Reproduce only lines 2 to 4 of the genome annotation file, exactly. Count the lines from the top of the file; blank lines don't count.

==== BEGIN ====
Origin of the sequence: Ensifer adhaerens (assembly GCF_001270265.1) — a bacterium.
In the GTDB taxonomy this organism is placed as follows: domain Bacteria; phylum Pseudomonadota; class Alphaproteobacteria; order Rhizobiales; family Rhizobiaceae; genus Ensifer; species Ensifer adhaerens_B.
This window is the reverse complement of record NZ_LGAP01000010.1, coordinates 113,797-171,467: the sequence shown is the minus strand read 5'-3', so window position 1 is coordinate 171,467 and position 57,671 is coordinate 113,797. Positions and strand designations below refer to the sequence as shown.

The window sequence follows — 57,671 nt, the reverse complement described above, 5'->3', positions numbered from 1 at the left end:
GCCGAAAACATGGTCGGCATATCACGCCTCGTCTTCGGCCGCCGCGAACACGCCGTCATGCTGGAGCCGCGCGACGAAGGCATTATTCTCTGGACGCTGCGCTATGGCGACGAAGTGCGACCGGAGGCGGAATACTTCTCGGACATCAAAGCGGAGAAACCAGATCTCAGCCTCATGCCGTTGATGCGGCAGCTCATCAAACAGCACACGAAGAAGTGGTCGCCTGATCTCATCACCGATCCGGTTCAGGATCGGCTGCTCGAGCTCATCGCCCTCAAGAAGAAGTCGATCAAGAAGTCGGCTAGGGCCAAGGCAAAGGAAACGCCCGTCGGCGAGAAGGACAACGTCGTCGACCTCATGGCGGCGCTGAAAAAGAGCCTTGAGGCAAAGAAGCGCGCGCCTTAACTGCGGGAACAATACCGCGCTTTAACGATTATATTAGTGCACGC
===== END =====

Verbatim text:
In the GTDB taxonomy this organism is placed as follows: domain Bacteria; phylum Pseudomonadota; class Alphaproteobacteria; order Rhizobiales; family Rhizobiaceae; genus Ensifer; species Ensifer adhaerens_B.
This window is the reverse complement of record NZ_LGAP01000010.1, coordinates 113,797-171,467: the sequence shown is the minus strand read 5'-3', so window position 1 is coordinate 171,467 and position 57,671 is coordinate 113,797. Positions and strand designations below refer to the sequence as shown.

The window sequence follows — 57,671 nt, the reverse complement described above, 5'->3', positions numbered from 1 at the left end: